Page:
And what one has to be worried about elsewhere, it’s mostly the army retains the capacity, in the end, to defeat local insurgency, as its proved in the Pashtun areas. But also, of course, well, a friend was telling me a story about his uncle, who is an ANP friend, actually. He was saying, you know, we still talk about, you know, the “Pashtunistan” and so on, but actually, nobody in their senses wants to join Afghanistan for god’s sake. And he described this uncle of his who, in private, had been describing the Afghans as savages and, you know, we don’t want anything to do with them.
But uncle, how can you say this? You know, you’re an ANP man all these years; you’ve been saying our Afghan brothers. Oh, forget that. That’s just to frighten the Punjabis so that they don’t beat us up, you know. And it’s a bit the same in Baluchistan, as well. Describing my book, visiting this guy who talked this tremendous Baluch nationalist line, ferocious Baluch nationalist line, he turned out to have just reaccepted a position as one of the directors of Pakistani Petroleum.
You know, the Baluch provincial assembly is, of course, dominated by parties calling themselves nationalists. Sixty-two (62) out of the 65 members are ministers, at least to the last of my count, are ministers without portfolio or advisors without ministerial rank. Why? Well, without wishing to impugn any of their motives, I would suggest that it may not be totally unconnected with the fact that each of them gets a 50 million rupee personal development grant for their districts, you know.
It’s frankly, it’s basically the old British “subsidize the tribes” line, except we handed out bags of gold and Pakistan hands out – but the point is, do these people really want to give up their personal development grants in order to join a full-scale insurgency which would turn Baluchistan into Somalia?
I have to say, as well, that the three who are not, at least the last time I counted, the last time I was there, the three who are not members of the government, it’s not out of principle. It’s the fact that two of them are dead, which is an obstacle to being in government even in Baluchistan. And the third has a blood feud with the chief minister who has threatened personally to shoot him if he sees him, which would enliven the cabinet meetings. So you see, you don’t want to believe everything these –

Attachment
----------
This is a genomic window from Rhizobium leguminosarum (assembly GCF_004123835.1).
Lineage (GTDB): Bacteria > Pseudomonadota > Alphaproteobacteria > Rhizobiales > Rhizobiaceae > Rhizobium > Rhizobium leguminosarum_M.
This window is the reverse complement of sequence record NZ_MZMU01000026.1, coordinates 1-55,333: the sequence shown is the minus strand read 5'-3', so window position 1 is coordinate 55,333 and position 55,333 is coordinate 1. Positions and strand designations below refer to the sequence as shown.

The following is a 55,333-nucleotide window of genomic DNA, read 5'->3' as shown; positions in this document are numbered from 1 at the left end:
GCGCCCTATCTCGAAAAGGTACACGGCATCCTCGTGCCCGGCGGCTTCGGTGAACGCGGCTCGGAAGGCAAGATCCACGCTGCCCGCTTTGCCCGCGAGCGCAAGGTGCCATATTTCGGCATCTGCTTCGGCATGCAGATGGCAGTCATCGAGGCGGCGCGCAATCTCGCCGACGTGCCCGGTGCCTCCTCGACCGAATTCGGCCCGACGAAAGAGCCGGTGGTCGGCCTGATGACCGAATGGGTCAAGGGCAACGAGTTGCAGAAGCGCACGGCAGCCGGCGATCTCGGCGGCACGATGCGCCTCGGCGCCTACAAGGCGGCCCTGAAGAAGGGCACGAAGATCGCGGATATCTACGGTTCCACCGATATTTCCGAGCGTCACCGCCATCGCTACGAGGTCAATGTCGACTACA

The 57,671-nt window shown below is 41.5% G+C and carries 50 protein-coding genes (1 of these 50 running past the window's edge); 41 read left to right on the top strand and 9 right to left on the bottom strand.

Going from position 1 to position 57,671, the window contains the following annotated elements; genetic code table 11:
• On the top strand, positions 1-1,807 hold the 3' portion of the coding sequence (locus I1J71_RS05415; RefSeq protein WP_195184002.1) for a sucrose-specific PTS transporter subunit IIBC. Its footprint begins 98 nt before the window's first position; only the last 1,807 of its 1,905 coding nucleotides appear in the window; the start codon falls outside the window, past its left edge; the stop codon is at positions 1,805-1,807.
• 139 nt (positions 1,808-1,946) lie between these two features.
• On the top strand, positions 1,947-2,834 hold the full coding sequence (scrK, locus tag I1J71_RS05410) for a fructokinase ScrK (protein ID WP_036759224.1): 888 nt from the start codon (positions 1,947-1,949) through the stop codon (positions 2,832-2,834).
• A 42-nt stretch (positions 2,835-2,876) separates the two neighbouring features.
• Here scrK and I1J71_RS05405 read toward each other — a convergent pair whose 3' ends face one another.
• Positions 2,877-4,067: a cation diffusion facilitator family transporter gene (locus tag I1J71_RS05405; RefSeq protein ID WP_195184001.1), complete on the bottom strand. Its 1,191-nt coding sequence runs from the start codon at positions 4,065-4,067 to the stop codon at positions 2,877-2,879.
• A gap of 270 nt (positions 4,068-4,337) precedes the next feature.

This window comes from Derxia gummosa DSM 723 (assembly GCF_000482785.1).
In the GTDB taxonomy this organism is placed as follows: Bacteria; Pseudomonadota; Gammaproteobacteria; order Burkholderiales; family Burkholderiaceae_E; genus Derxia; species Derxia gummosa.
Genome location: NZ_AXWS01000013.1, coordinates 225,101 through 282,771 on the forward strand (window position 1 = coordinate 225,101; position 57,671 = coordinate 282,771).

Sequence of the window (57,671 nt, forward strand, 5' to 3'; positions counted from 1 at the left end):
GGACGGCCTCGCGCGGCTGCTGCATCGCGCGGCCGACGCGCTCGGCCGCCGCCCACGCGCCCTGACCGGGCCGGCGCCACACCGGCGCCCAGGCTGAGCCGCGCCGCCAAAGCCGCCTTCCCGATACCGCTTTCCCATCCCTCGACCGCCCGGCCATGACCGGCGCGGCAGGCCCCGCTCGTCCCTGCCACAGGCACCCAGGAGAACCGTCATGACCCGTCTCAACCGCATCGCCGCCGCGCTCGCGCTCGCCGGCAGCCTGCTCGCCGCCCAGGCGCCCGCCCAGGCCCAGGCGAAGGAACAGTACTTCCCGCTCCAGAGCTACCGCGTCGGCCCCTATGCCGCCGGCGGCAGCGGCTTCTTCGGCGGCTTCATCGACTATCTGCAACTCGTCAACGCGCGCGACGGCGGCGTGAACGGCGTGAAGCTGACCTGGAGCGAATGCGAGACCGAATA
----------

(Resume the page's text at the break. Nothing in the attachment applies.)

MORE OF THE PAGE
MR. NAWAZ: I can see that being a real problem. Maybe the working title of your book should have been, “A Pragmatic State.”
MR. LIEVEN: A pragmatic state – eminently pragmatic.
MR. NAWAZ: And Bill, on your point, I think if you’re looking for the cause of the dissolution of Pakistan, one probably needs to go back to 1947, rather than ’51. It’s the proximate cause that we were looking to at the time. Let me just come on this side of the aisle and then I’ll come back there. So Dan?
Q: Great. Dan Markey at the Council on Foreign Relations. What I really like about your argument is this plea to understand sort of the sub-structure of Pakistani society as both repressive and stabilizing at the same time. And I think it points out a reality that I think many people who are working on Pakistan, thinking about Pakistan miss because they’re too busy looking at that thin film of formal structures at the top – institutional structures, and so on, with the exception of the army, which, as you point out, has some deeper roots to it in terms of power and influence.
But I wonder if, maybe, you’ve thought about whether – you’ve just done an outstanding job of describing and explaining the stability of Pakistan’s past, but you may not be describing the Pakistan of the future, not just for some of the reasons that have already been pointed out – demographics, floods, climate – but the youth of Pakistan, who may not be as tied into the same repressive social/political/economic structures as the past, the thing that we generally put under the category of globalization, which includes technology change, communication, opportunities for organizing and mobilizing political dissent that simply weren’t available in Pakistan’s relatively recent past, and which can give rise to social movements that can be either fracturing or uniting, depending.
I just wonder how you think about what is new under the sun. I mean, you referred to yourself, at one point, as a historian, and I think you’ve come up with a really very impressive and important way of thinking about Pakistan’s past. But now if you take off your historian cap and look into the future, what are some of the things you think might unravel that we haven’t talked about yet?
MR. LIEVEN: Yeah. Well, I have to say, on that score, please forgive me if I make a little plea. Does anyone here have a million dollars to spend? Because what I’ve found, in writing this book – and that’s, you know, an excellent question – but what I’ve found is, we are very, very poorly placed to begin to answer these questions. And that is because the basic sociological research that would enable us to begin to draw even serious provisional conclusions has not been done.